Jonah recalls that when on an airplane, several people refused to sit next to him and his family presumably because they were Asian. These comments and looks have increased since COVID-19, heightening Jonah’s awareness.


A World of Microaggressions 

Microaggressions, a type of racial comment often overlooked and deemed insignificant, are nonetheless harmful and shame Asians, and indicate the deeper seated racism that lies below.

Liam* says that racism is “more complex” and “you will notice certain hints of discrimination that we don’t always consider racism when we should”  microaggressions are a large part of this overlooked complexity. 

Junior Abi Stevens has been stereotyped and made fun of for her smaller eyes and darker skin color. Abi thinks that racist jokes are annoying, old, and overused and she felt as though “there wasn’t anything [she] could do about it.”

Abi has not recognized these microaggressions in high school, but she has noticed the racial stigma she faced that her white cousins did not. 

Abi recalls the time she was kicked out of a cafe for failing to wear a mask, while her maskless white cousins were permitted to stay. Since then, Abi has been more aware of stares, funny looks, and the subtle racism she experiences.

To create a more open and accepting environment at school, Abi would like students to take effort into making students feel welcome.

Looking Through Rose Colored Glasses

For some Asians, it has been easier to remain silent out of fear rather than speak up against the racial transgressions.

Junior Josh Park said, “A part of me wants to ignore it, … wants to pretend the world is perfect, the world is fine. Ignorance is something everyone uses to protect themselves because no one wants to accept the world we live in. We want to think this world is perfect, that this world is good. Ignorance is easy, it’s the default, it’s easier to move on than to act. Ignorance … allows us to ignore what’s going on, and … to move on with our lives. In situations like this where we need to do something, we end up not doing anything because of our ignorance.”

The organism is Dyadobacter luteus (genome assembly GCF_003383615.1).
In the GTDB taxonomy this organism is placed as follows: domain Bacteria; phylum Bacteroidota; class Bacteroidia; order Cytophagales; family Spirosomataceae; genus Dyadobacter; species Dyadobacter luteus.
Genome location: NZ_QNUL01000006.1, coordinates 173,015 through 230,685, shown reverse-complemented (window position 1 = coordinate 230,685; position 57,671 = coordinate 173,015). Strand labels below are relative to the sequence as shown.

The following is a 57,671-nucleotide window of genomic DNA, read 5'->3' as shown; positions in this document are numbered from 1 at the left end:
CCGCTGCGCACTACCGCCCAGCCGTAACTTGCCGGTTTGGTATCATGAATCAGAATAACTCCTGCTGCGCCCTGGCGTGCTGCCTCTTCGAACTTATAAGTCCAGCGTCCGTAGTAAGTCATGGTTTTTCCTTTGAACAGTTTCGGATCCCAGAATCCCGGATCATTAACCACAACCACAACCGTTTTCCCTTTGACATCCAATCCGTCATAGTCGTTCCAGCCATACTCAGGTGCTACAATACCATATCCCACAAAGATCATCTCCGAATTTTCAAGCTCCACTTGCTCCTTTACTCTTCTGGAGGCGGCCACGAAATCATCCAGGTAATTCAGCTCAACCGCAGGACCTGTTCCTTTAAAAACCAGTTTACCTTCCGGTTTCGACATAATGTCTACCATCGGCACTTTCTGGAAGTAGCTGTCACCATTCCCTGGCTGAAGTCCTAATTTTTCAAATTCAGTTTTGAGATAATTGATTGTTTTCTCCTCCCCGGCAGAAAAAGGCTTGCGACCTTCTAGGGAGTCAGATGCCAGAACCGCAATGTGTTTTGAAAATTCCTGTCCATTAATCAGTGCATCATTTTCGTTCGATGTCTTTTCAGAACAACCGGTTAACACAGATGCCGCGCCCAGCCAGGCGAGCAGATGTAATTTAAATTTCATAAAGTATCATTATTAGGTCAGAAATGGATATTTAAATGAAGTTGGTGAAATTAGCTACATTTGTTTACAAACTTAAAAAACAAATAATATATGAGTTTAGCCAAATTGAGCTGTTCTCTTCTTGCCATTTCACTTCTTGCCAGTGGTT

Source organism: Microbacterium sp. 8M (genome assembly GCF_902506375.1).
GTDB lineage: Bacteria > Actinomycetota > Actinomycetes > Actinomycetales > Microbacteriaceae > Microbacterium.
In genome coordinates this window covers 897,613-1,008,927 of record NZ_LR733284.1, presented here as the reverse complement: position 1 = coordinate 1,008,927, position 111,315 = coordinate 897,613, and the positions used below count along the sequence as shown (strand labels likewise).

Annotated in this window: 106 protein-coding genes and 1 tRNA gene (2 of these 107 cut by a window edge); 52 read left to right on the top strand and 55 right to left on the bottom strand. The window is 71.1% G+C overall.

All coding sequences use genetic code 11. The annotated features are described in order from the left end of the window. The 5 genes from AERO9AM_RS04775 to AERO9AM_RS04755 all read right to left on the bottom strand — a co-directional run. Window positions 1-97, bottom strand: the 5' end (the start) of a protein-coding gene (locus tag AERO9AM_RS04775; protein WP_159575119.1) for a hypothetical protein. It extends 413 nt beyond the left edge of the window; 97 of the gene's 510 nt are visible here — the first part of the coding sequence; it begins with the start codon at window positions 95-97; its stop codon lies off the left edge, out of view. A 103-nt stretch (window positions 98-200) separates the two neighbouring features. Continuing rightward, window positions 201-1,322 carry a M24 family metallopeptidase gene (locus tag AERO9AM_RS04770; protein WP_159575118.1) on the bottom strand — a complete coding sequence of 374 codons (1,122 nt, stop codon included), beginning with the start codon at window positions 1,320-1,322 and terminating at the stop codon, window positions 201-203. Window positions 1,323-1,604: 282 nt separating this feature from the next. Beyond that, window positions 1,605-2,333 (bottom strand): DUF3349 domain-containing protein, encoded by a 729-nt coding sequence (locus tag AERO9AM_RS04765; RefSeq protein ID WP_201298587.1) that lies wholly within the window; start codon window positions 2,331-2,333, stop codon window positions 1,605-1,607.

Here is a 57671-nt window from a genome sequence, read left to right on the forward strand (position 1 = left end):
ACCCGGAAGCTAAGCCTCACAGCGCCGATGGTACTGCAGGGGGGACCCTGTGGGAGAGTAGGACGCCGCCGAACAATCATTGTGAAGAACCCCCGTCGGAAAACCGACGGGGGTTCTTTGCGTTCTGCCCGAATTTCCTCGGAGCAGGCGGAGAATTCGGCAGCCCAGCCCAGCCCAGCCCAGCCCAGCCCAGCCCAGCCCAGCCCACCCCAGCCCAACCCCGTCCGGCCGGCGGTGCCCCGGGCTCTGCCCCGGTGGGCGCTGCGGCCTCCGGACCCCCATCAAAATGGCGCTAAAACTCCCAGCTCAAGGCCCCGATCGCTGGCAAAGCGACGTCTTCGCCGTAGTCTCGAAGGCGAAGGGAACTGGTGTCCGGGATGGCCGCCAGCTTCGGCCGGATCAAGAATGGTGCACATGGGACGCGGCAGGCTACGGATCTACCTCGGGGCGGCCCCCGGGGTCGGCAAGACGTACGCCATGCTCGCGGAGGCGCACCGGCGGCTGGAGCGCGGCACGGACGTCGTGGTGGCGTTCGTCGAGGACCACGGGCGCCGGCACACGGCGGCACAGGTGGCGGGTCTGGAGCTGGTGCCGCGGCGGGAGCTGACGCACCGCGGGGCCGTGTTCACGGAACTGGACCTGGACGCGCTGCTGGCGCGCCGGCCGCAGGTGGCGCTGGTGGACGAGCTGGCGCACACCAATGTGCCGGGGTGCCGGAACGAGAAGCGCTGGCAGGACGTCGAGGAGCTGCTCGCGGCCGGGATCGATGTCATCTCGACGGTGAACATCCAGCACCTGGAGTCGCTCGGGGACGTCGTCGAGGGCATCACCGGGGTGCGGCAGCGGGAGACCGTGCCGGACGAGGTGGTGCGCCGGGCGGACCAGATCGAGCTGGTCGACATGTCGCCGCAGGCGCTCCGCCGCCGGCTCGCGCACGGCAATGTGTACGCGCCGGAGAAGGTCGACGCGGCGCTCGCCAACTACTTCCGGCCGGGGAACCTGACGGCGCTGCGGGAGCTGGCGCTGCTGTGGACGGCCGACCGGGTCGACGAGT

He said, “We’re called the United States, but last year, we were more divided than ever. Saying it’s worse everywhere else doesn’t make sense on any level, it’s like saying ‘this problem is bad but we don’t have to fix it.’ We should worry about [ourselves], not other countries.”

During the rise in hate crimes, perpetrators generally targeted elderly Asians because they were less likely to report the crimes and could not defend themselves. 

Josh advises people to stand up to the people who are committing these crimes. “Don’t go around beating up Asians! It’s frustrating that I have to say, ‘don’t beat up Asians,’ but I live in a world where I have to tell people beating up Asians isn’t okay- that makes me sick inside.”

Problems With The Model Minority Myth